follow Dictionary.com

Today's Word of the Day means...

bolster

[bohl-ster] /ˈboʊl stər/
noun
1.
a long, often cylindrical, cushion or pillow for a bed, sofa, etc.
2.
anything resembling this in form or in use as a support.
3.
any pillow, cushion, or pad.
4.
Nautical.
  1. Also called bolster plate. a circular casting on the side of a vessel, through which an anchor chain passes.
  2. a timber used as a temporary support.
  3. a beam for holding lines or rigging without chafing.
  4. a bag filled with buoyant material, fitted into a small boat.
5.
Metalworking. an anvillike support for the lower die of a drop forge.
6.
Masonry.
  1. a timber or the like connecting two ribs of a centering.
  2. a chisel with a blade splayed toward the edge, used for cutting bricks.
7.
Carpentry. a horizontal timber on a post for lessening the free span of a beam.
8.
a structural member on which one end of a bridge truss rests.
verb (used with object)
9.
to support with or as with a pillow or cushion.
10.
to add to, support, or uphold (sometimes followed by up):
They bolstered their morale by singing. He bolstered up his claim with new evidence.
Origin
1000
before 1000; Middle English bolstre (noun), Old English bolster; cognate with Old Norse bolstr, Dutch bolster, German Polster
Related forms
bolsterer, noun
unbolster, verb (used with object)
unbolstered, adjective
Synonyms
1. See cushion. 10. strengthen, sustain, aid, reinforce, fortify.
Dictionary.com Unabridged
Based on the Random House Dictionary, © Random House, Inc. 2014.
Cite This Source
Examples for bolster
  • In science, one should always be extremely skeptical of claims which bolster the ideology of the person making the claim.
  • New numbers bolster the claim that records became a lot more popular last year.
  • Only a few handfuls got quickly added to bolster the numbers.
  • He pledged to remodel stores, improve customer service and bolster inventory.
  • He actually accused me of lying to bolster a law suit.
  • The Alabama college had hoped that its move to less-costly ranks would erase its financial problems and bolster enrollment.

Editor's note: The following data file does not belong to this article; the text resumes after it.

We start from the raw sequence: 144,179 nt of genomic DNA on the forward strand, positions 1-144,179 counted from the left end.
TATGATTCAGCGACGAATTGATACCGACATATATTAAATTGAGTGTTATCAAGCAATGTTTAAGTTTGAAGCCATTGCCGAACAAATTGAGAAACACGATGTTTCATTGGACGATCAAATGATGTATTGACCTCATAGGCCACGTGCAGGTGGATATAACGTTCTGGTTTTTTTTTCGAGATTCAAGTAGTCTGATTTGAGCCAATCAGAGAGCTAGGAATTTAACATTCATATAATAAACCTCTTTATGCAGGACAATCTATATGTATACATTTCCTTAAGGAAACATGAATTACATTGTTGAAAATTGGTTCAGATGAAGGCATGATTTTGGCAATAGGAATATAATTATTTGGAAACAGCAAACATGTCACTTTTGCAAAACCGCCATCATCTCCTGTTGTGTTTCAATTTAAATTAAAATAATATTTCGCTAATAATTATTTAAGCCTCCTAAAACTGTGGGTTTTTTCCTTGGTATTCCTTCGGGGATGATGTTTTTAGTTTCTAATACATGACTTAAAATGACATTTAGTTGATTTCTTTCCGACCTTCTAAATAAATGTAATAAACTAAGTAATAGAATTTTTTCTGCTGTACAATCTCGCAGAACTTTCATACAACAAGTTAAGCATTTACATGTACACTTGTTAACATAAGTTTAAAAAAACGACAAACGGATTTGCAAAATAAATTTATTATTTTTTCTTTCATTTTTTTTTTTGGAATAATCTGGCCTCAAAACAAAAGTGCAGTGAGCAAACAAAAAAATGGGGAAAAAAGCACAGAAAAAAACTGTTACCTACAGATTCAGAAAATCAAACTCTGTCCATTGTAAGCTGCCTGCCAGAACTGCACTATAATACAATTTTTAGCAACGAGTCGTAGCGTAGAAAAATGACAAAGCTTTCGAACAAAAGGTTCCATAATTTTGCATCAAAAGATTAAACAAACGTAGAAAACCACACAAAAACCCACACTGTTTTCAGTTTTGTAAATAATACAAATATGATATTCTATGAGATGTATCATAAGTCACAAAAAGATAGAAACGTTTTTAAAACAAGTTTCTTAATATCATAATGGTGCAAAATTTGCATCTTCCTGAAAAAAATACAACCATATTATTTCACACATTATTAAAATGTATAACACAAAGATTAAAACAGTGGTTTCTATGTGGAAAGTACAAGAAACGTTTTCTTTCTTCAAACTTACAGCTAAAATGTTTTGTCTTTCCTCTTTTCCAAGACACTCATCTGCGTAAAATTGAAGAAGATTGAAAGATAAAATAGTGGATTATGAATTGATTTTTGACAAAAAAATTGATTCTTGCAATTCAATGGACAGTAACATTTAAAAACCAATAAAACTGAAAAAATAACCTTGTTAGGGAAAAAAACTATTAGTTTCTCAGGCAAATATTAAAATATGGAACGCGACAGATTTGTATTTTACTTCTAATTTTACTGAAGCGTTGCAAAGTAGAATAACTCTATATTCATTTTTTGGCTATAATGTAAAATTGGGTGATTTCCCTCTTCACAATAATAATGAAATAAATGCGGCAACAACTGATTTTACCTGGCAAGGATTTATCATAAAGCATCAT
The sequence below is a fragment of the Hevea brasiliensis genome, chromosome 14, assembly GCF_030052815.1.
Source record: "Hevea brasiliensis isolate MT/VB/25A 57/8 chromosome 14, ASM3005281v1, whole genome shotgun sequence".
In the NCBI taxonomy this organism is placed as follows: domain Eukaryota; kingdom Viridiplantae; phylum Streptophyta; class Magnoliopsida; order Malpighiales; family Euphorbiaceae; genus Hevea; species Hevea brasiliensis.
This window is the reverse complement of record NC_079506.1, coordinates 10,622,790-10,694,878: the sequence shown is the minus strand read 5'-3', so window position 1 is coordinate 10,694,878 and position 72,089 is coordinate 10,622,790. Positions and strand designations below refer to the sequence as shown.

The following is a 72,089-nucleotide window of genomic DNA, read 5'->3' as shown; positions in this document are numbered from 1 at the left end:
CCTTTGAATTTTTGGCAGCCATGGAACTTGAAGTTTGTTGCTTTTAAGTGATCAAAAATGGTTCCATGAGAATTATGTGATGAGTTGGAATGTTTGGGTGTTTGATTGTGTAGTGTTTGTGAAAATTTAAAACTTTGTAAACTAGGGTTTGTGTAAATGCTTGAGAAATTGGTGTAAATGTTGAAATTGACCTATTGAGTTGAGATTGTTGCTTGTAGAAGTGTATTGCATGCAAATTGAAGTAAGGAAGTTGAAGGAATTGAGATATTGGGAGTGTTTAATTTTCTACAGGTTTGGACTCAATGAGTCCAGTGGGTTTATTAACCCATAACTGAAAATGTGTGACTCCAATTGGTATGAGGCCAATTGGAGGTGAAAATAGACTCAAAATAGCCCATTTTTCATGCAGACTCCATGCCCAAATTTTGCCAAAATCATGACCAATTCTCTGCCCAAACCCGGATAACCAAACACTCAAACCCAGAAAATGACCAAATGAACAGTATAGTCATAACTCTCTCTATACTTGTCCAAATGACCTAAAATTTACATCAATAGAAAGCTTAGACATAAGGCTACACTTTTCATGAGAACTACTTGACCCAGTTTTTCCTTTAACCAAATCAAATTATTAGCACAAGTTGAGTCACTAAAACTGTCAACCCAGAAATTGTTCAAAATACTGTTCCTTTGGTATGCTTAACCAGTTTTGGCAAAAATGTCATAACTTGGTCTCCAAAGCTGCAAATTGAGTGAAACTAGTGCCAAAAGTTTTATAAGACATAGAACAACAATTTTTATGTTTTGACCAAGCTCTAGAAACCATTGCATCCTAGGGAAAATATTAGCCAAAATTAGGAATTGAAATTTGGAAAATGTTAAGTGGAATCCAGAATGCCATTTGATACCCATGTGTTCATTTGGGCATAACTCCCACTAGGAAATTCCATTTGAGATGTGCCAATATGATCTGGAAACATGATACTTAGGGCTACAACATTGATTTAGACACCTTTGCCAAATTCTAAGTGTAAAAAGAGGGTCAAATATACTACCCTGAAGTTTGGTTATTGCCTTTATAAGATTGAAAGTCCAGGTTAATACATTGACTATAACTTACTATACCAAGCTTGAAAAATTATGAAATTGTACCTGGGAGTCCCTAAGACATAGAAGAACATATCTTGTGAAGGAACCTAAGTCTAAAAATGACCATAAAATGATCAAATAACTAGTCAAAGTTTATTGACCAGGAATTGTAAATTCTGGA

• Tyco plans plant closings to bolster its shares .
  • This new study seems to bolster that view.
  • Democrats weigh options to bolster stem cell research.
  • Not incidentally, it will also bolster her chances of ascending to greater power.
British Dictionary definitions for bolster

bolster

/ˈbəʊlstə/
verb (transitive)
1.
(often foll by up) to support or reinforce; strengthen to bolster morale
2.
to prop up with a pillow or cushion
3.
to add padding to to bolster a dress
noun
4.
a long narrow pillow or cushion
5.
any pad or padded support
6.
(architect) a short horizontal length of timber fixed to the top of a post to increase the bearing area and reduce the span of the supported beam
7.
a cold chisel having a broad blade splayed towards the cutting edge, used for cutting stone slabs, etc
Derived Forms
bolsterer, noun
bolstering, noun, adjective
Word Origin
Old English bolster; related to Old Norse bolstr, Old High German bolstar, Dutch bulster
Collins English Dictionary - Complete & Unabridged 2012 Digital Edition
© William Collins Sons & Co. Ltd. 1979, 1986 © HarperCollins
Publishers 1998, 2000, 2003, 2005, 2006, 2007, 2009, 2012
Cite This Source
Word Origin and History for bolster
bolster
O.E. bolster "bolster, cushion, something stuffed so that it swells up," especially "long, stuffed pillow," from P.Gmc. *bolkhstraz (cf. O.N. bolstr, Dan., Swed., Du. bolster, Ger. polster), from PIE *bhelgh- "to swell" (see belly). The verb in the figurative sense is from c.1500, on the notion of "to support with a bolster, prop up."
Online Etymology Dictionary, © 2010 Douglas Harper
Cite This Source
bolster in the Bible

The Hebrew word _kebir_, rendered "pillow" in 1 Sam. 19:13, 16, but in Revised Version marg. "quilt" or "network," probably means some counterpane or veil intended to protect the head of the sleeper. A different Hebrew word (meraashoth') is used for "bolster" (1 Sam. 26:7, 11, 16). It is rightly rendered in Revised Version "at his head." In Gen. 28:11, 18 the Authorized Version renders it "for his pillows," and the Revised Version "under his head." In Ezek. 13:18, 20 another Hebrew word (kesathoth) is used, properly denoting "cushions" or "pillows," as so rendered both in the Authorized and the Revised Version.

Easton's 1897 Bible Dictionary
Cite This Source

Word of The Day

Difficulty index for bolster

Many English speakers likely know this word

Word Value for bolster

9
11
Scrabble Words With Friends

Quotes with bolster